Tune & Smooth: Whether your pen won’t write at all or just needs a little adjustment, you’ll want the tune & smooth. This basic services includes reshaping the tip and aligning the tines to get the smoothest feel and adjusting the ink flow to your preference. The tune & smooth is included with all custom grinds and is not an additional charge.
Round nib: This is the most common nib type where the tip of the nib is shaped like a sphere to provide a consistent line in all directions. An extra fine nib will generally measure 0.20-0.25mm. An extra extra fine nib will generally measure 0.10-0.15mm.
Stub: This nib is created by grinding a small bit of material away from the point transforming it from a sphere into a rectangular shape. The edges are then rounded to bring back the smoothness you get from a traditional round nib.
A stub grind provides line variation by creating a thick vertical stroke and a thin horizontal stroke. Stub nibs are recommended if you want to add a little pizazz to your everyday writing while keeping that smooth, round nib feel. Stubs can easily be ground as narrow as 0.5mm in width. Any narrower and their line variation starts to become less noticeable.
Cursive Italic: This nib is created in the same fashion as the stub nib, but the edges are slightly sharper. Cursive italic (CI) nibs provide excellent line variation by creating a thinner horizontal stroke than a stub nib at the cost of smoothness. Cursive italic nibs can be ground as narrow as 0.3mm while maintaining noticeable line variation.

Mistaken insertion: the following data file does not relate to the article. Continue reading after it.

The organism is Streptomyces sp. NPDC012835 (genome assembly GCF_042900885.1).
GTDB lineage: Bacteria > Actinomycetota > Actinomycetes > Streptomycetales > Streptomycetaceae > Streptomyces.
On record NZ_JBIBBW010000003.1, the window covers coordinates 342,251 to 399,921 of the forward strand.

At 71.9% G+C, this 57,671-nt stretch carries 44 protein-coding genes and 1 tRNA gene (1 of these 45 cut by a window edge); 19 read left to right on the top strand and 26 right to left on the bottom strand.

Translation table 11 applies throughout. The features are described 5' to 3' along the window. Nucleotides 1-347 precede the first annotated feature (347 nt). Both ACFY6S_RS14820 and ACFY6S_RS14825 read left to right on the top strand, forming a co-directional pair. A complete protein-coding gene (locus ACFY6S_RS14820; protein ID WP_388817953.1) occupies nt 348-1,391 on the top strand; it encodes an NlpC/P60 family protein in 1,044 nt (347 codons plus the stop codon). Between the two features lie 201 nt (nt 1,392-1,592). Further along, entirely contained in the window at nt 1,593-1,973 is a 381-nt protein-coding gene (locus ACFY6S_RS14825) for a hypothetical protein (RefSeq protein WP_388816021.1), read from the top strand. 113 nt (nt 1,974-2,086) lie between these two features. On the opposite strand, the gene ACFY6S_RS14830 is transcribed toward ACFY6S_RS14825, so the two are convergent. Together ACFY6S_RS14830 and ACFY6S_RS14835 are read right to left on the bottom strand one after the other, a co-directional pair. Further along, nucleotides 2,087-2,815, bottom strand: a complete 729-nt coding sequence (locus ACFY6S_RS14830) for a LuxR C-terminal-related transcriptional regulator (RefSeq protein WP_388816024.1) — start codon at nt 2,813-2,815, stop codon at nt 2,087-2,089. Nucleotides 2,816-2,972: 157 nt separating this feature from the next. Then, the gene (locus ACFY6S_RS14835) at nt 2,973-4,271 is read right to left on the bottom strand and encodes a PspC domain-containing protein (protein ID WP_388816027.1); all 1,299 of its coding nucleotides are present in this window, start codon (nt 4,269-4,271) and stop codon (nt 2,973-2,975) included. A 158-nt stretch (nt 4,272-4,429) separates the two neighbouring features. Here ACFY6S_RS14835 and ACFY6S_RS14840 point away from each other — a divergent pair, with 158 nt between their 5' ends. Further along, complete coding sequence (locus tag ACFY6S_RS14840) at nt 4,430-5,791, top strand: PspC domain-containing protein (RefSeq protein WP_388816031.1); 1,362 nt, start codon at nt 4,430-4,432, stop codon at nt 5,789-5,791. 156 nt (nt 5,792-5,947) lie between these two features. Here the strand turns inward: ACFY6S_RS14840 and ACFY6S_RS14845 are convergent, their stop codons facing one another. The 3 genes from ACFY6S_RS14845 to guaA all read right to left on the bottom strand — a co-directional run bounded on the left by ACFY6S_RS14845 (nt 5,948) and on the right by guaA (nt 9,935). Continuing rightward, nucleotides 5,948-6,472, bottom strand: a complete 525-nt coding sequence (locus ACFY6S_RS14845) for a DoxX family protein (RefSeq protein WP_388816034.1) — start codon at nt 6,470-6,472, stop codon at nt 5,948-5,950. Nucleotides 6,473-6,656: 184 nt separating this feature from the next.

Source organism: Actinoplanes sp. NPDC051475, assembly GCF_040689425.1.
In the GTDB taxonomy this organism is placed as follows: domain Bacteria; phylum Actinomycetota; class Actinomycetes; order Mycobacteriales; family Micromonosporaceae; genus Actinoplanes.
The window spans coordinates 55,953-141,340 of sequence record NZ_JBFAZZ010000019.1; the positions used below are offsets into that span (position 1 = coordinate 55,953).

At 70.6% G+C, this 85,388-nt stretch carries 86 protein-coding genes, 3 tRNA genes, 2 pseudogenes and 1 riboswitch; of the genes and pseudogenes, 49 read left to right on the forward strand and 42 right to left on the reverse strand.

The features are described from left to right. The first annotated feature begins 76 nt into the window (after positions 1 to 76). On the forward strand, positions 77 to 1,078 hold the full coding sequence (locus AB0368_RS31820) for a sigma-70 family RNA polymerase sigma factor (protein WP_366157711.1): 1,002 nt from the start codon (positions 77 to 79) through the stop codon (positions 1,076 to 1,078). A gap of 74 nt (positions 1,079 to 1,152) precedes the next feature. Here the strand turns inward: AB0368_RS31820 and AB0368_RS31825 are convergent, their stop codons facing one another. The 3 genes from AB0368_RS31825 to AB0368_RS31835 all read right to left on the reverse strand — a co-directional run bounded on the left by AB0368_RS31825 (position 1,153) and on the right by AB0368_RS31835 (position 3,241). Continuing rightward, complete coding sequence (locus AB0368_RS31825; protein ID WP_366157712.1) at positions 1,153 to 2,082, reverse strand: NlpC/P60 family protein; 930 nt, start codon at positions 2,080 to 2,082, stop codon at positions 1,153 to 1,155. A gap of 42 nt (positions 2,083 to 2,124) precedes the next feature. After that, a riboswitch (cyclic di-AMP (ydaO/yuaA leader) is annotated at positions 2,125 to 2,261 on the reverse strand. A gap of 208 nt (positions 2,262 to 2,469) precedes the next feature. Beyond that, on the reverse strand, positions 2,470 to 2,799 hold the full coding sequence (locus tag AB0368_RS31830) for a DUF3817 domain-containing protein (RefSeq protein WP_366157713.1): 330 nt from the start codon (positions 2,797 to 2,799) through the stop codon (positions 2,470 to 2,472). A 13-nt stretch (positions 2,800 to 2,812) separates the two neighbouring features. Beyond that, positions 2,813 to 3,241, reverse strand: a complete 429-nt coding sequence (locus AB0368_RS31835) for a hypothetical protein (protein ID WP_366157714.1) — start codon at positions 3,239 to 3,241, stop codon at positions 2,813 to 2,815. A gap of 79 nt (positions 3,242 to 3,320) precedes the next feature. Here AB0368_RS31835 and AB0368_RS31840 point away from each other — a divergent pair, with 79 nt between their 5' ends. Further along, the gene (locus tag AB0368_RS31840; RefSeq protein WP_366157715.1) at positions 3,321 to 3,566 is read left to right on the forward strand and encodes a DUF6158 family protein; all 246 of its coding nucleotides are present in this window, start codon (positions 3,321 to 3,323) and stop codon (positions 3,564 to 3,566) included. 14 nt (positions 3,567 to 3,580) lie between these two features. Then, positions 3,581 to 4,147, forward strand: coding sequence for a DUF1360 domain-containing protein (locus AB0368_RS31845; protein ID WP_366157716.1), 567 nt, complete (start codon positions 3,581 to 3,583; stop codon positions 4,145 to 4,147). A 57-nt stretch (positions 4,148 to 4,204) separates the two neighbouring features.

Sharp Italic: Sharp italics, or just italics, are created just like stub or CI nibs but the edges are extremely sharp. They provide the maximum line variation by creating the thinnest horizontal stroke. Because of the sharp edges of an italic nib it will lay down a line with well defined edges, but also feel quite scratchy when compared to a stub or even a CI. These nibs are recommended for calligraphy.
Oblique: A nib can be ground into an oblique to compensate for a writer who rotates the pen in their grip. There are two types of oblique nibs, the left foot oblique (commonly referred to as just “oblique”) and the right foot oblique (commonly referred to as a “reverse oblique”). If you look at a left foot oblique with the nib imprint facing you, the tip would resemble the shape of a left foot. The left foot oblique compensates for a right handed writer who rotates their pen counter-clockwise. Oblique nibs can also be ground into stubs, CIs, and sharp italics.
Depending on how you hold the pen in relation to the paper, oblique grinds can also be used to achieve Hebrew-like or stub-like results.
Hebrew/Arabic/Architect: You can think of this nib as a stub rotated 90 degrees. It creates a thin vertical stoke and a thick horizontal stroke. Because of the nature of this grind it is important to hold the pen at the correct angle. Please let me know if you hold your pen at a shallow or upright angle so I can adjust the grind as necessary.